The Lonely Circus production of Fall Fell Fallen has a twist. It’s not the lone tightroper, and it’s not the experimental music accompaniment. It’s Acrobat Sébastien Le Guen falling. A lot. He doesn’t hurt himself or anything. It’s not exactly for the epic fail crowd, though it does disarm with the same gravitational force.
Thankfully, he doesn’t always fall, and I wanted him to succeed. Partly to see him do things I can’t do, like turning a tightrope into a psychedelic guitar string, or using lumber for a demonstration of impressive balance, strength and physical humour. Partly, I was charmed by his embarrassment when a bead of sweat falls from his forehead as he toes that next piece of wood, or by the way he obstinately straightens his coat after he fails.
These characterisations take us into the realm of theatre. There is little narrative-arc to speak of, apart from Le Guen removing that coat and then most of his other clothes. But a falling character, as opposed to a mediocre acrobat, creates an emotional investment in his failure and in his success.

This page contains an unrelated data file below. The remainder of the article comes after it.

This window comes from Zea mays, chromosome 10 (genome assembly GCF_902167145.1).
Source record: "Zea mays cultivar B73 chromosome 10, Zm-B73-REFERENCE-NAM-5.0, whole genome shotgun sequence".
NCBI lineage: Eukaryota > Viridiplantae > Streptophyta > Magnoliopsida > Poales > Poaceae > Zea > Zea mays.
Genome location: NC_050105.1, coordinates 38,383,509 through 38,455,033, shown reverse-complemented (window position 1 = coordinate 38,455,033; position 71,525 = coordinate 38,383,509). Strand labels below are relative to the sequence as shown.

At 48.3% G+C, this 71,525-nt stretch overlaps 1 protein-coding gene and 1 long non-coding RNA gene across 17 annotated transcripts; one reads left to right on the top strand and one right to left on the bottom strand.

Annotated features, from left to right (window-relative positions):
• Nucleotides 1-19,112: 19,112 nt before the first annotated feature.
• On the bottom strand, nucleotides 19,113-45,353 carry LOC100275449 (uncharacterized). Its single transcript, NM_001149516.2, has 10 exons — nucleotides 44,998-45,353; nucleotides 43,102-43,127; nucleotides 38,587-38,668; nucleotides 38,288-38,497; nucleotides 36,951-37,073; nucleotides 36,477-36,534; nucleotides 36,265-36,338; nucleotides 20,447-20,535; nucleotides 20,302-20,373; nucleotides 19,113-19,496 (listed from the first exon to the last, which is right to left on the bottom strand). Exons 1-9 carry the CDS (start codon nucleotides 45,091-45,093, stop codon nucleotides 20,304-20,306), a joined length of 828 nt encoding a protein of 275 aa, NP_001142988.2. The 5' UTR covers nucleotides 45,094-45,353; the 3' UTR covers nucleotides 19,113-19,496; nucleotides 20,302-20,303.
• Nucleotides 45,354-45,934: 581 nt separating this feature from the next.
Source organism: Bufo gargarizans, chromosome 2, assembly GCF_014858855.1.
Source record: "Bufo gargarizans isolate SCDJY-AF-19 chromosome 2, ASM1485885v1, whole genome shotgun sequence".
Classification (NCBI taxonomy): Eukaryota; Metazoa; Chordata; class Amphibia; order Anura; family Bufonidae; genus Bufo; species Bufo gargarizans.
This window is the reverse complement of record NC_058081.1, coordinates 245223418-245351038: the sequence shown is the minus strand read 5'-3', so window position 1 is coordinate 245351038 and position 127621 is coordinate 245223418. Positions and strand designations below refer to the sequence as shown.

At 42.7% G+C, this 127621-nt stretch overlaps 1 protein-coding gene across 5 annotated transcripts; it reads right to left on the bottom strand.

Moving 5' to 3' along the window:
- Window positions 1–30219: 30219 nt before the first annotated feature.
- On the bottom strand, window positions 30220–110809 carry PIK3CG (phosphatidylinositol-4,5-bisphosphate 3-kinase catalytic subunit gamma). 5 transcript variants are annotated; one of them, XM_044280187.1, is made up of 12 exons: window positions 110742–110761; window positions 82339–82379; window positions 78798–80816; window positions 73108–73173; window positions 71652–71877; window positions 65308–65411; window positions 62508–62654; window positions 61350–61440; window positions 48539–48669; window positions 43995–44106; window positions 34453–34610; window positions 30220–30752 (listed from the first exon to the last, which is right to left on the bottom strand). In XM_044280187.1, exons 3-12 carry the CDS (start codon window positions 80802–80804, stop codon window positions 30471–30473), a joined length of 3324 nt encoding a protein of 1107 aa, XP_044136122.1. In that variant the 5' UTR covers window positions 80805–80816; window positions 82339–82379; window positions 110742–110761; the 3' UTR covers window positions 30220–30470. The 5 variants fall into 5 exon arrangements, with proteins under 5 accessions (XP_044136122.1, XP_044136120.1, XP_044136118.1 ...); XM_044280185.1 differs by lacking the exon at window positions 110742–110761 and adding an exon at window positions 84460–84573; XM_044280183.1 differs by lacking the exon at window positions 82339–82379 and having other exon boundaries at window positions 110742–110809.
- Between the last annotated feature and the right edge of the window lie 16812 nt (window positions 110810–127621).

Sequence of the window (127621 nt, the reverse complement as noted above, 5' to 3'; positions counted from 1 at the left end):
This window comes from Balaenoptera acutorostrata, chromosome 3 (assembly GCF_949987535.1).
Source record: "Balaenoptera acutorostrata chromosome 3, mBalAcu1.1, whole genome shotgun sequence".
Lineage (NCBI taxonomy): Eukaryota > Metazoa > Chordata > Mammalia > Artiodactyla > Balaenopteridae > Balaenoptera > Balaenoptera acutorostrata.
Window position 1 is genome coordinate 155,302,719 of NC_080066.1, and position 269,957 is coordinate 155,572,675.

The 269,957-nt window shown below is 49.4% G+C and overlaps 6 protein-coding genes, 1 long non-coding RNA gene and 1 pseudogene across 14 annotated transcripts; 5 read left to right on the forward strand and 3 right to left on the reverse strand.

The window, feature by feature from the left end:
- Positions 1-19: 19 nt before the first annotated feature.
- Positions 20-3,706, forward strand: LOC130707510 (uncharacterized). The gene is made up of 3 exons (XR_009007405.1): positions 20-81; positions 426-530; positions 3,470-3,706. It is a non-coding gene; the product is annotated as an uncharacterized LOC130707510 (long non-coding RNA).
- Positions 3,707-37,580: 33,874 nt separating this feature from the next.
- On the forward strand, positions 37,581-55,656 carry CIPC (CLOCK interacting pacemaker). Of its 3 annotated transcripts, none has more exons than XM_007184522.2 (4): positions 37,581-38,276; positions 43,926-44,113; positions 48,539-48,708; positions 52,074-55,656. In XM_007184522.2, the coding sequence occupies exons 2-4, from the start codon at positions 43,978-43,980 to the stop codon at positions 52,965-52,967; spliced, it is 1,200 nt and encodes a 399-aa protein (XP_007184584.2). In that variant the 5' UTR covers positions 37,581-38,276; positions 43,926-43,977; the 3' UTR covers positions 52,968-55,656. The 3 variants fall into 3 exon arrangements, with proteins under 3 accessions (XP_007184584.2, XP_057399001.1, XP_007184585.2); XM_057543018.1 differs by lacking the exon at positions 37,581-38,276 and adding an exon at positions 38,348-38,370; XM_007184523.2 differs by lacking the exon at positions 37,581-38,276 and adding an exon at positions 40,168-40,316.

That is complemented by Jérôme Hoffman – a mad scientist hairdo sitting at an organ of rods and oscilloscopes. A large piece of foil expanding in a bowl creates a very suspenseful crinkle. There are a few distorted bars of The Blue Danube, but the melody never quite gets off the ground.
This fatalistic gimmick has contradictory purposes. A musician, traditionally, seeks to create a sustained melody. A tightrope walker falls unintentionally – aspires not to. By pre-empting failure, Hoffman and Le Guen dodge the inherent risk of the entertainer.
As I was leaving the theatre, I heard someone say that the ending was supposed to be more successful than it was. I always want to see a live performance on its best night, whatever that is. For a show about falling, the most interesting night may be the one where the big finale doesn’t really happen. For a tightrope display, though it may be impressive at times, that is ultimately disappointing.
Fall Fell Fallen was part of the Sydney Festival’s About an Hour program. Its final performance was today. The reviewer attended the performance on Friday, January 22nd.
Photo by Prudence Upton / Sydney Festival